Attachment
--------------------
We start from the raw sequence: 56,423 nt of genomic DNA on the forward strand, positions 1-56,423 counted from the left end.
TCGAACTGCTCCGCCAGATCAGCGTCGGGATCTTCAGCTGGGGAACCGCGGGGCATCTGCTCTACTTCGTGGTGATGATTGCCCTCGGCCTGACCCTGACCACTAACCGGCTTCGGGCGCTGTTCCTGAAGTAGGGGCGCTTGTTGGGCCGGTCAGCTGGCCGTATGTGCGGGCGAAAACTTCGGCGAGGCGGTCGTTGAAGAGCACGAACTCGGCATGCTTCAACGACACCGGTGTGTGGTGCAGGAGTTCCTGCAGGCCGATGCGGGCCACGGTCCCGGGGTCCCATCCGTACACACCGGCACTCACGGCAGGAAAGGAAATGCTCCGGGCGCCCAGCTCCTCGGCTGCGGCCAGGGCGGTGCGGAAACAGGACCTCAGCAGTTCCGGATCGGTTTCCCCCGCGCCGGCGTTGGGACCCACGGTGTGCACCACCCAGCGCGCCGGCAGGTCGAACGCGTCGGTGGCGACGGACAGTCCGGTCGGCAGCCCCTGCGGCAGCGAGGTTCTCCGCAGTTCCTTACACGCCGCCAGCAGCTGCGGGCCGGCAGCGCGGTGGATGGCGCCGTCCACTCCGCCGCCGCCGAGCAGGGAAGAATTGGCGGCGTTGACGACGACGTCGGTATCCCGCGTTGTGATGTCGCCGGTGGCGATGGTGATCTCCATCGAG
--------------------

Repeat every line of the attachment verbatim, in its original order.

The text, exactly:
We start from the raw sequence: 56,423 nt of genomic DNA on the forward strand, positions 1-56,423 counted from the left end.
TCGAACTGCTCCGCCAGATCAGCGTCGGGATCTTCAGCTGGGGAACCGCGGGGCATCTGCTCTACTTCGTGGTGATGATTGCCCTCGGCCTGACCCTGACCACTAACCGGCTTCGGGCGCTGTTCCTGAAGTAGGGGCGCTTGTTGGGCCGGTCAGCTGGCCGTATGTGCGGGCGAAAACTTCGGCGAGGCGGTCGTTGAAGAGCACGAACTCGGCATGCTTCAACGACACCGGTGTGTGGTGCAGGAGTTCCTGCAGGCCGATGCGGGCCACGGTCCCGGGGTCCCATCCGTACACACCGGCACTCACGGCAGGAAAGGAAATGCTCCGGGCGCCCAGCTCCTCGGCTGCGGCCAGGGCGGTGCGGAAACAGGACCTCAGCAGTTCCGGATCGGTTTCCCCCGCGCCGGCGTTGGGACCCACGGTGTGCACCACCCAGCGCGCCGGCAGGTCGAACGCGTCGGTGGCGACGGACAGTCCGGTCGGCAGCCCCTGCGGCAGCGAGGTTCTCCGCAGTTCCTTACACGCCGCCAGCAGCTGCGGGCCGGCAGCGCGGTGGATGGCGCCGTCCACTCCGCCGCCGCCGAGCAGGGAAGAATTGGCGGCGTTGACGACGACGTCGGTATCCCGCGTTGTGATGTCGCCGGTGGCGATGGTGATCTCCATCGAG